WATERTOWN INTERNATIONAL AIRPORT, N.Y. (WWNY) - Over the next couple of years, the Watertown International Airport could see $15 million in improvements - spanning from runaway rehabilitation to new buildings and equipment.
First up are two projects that have already been designed and are out to bid - rehabilitating the airport’s secondary runway, which means fixing up cracks and drainage problems and replacing lighting and signage, and building an Airport Rescue Firefighting Building.
“We have never had a true airport fire station on the grounds before. We’ve had our equipment located in different buildings from our people and our people’s protective equipment located away from where they are housed so this will put everything into a central location for all of our supplies, fire apparatus and it will include a maintenance bay,” said Grant Sussey, airport manager.
Other projects in the works include building an air ambulance hangar to house the medevac helicopter and offices and living quarters for the staff and a new baggage claim carousel.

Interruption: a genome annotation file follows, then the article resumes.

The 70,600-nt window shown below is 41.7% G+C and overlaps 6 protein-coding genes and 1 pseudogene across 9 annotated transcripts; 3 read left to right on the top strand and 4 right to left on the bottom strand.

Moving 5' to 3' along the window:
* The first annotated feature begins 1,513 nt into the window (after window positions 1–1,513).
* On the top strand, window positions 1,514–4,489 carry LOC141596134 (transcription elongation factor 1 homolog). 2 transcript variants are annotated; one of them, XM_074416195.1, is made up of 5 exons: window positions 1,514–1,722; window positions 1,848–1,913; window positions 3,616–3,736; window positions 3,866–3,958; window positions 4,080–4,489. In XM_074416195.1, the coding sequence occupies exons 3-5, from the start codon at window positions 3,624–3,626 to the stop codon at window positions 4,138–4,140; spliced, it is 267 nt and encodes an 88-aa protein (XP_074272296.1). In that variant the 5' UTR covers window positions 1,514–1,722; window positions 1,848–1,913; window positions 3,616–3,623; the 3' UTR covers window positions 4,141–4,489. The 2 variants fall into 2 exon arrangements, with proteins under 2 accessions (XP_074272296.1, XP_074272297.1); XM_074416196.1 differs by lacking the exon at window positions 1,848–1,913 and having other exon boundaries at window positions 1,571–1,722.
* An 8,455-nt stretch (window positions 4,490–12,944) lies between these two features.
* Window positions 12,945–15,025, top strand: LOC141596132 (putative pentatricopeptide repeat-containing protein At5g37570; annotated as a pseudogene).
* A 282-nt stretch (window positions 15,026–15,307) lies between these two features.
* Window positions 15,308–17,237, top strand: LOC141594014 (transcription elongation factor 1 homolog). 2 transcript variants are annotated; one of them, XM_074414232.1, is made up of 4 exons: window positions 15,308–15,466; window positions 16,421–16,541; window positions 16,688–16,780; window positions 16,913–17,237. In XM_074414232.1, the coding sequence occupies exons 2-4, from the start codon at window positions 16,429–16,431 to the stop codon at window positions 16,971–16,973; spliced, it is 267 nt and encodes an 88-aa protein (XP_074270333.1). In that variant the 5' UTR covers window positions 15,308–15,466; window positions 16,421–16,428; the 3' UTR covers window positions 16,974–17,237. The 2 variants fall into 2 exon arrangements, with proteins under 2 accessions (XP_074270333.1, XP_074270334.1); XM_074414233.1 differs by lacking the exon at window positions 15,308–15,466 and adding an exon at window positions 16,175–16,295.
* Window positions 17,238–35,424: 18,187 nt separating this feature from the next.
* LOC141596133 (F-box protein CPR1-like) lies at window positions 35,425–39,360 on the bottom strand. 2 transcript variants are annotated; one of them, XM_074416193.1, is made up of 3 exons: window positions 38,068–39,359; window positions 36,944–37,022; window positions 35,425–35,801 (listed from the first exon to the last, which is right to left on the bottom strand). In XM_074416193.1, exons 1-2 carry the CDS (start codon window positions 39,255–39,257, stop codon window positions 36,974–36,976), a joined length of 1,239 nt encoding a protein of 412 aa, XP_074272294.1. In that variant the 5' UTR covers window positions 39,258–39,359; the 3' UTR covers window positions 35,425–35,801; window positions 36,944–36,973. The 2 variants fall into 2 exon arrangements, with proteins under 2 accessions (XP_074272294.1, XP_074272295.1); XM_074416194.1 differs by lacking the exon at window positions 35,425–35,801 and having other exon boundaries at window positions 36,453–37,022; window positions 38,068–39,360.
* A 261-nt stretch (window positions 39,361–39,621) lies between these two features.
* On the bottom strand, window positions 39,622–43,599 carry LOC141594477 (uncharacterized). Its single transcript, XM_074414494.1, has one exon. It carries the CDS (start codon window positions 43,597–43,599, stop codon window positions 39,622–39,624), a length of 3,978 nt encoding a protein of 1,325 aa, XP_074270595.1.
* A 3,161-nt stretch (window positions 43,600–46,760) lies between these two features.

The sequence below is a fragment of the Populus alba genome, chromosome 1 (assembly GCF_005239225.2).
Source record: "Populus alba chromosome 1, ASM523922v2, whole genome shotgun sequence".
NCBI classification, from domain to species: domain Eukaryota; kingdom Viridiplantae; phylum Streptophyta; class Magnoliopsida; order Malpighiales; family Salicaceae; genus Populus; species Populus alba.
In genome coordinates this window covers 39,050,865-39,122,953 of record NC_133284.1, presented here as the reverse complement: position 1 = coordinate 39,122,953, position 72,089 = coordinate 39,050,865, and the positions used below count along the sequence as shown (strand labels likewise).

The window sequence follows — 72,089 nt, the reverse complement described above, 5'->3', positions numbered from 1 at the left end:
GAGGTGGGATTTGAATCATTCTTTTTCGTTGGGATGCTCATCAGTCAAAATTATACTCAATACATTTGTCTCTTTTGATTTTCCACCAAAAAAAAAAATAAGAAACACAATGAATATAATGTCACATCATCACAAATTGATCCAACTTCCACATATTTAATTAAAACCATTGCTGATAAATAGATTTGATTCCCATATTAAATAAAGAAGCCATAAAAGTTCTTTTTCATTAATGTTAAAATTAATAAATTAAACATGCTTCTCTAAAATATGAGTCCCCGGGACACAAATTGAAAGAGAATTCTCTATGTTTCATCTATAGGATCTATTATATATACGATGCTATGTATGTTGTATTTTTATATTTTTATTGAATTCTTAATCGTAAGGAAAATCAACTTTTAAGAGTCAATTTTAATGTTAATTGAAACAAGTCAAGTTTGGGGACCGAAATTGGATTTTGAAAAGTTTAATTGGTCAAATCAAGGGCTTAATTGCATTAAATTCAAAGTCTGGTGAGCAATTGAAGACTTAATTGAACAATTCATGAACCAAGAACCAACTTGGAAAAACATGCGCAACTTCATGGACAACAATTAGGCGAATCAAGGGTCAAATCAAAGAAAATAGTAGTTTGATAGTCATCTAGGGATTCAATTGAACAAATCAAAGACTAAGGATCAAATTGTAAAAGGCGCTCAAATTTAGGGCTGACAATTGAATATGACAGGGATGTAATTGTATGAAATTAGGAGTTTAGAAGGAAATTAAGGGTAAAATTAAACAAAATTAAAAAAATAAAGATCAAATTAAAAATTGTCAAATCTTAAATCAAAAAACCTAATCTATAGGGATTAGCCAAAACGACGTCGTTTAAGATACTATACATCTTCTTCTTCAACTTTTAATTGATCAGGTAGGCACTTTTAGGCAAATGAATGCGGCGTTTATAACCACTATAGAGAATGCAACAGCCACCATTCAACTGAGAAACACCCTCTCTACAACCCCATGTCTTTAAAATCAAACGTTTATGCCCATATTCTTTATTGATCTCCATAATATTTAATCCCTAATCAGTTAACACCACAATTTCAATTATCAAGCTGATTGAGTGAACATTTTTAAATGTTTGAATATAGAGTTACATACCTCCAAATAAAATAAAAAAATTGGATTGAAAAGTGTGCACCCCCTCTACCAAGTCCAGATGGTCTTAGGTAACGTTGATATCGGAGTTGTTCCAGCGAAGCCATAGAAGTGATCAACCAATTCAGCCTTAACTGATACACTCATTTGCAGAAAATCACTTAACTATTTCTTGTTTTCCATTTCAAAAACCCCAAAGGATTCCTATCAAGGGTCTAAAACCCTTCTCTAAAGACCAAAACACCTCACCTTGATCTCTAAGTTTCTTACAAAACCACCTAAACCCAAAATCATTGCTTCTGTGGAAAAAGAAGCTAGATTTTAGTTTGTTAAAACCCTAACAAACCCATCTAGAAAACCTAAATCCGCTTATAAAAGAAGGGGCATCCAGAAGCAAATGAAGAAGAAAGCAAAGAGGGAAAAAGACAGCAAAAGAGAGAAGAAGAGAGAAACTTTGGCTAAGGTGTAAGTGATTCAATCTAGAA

The airport also wants to build an access road that would loop around in front of the terminal next summer.
And when it comes to equipment, this fall the airport will be getting 2 multipurpose snow removal trucks to maintain surfaces in the winter. And it will also be getting an aircraft deicer truck.
So how is the airport able to make all these improvements?
“The vast majority of these projects are paid for through federal and state grants,” said Republican District 3 Legislator Phil Reed, chair of the General Services Committee. “The administration and the staff and county are very aggressive in going out and applying for these grants and taking full advantage of them.”
It’s part of the county’s strategic plan to grow smartly and not saddle its airport with a lot of debt. For federal projects, 95 percent of the costs are covered. The county only contributes 2.5 percent.
“The investment from the county is minimal compared to the amount of grants that we get for the facility,” said Reed. “When we can go out and get these projects done for 2.5 percent of the cost, that’s a big deal.”
After this $15 million investment, the county will have spent $50 million upgrading the airport since taking it over in 2006 and most of that money isn’t local tax money.
Reed points out it’s mostly federal funding.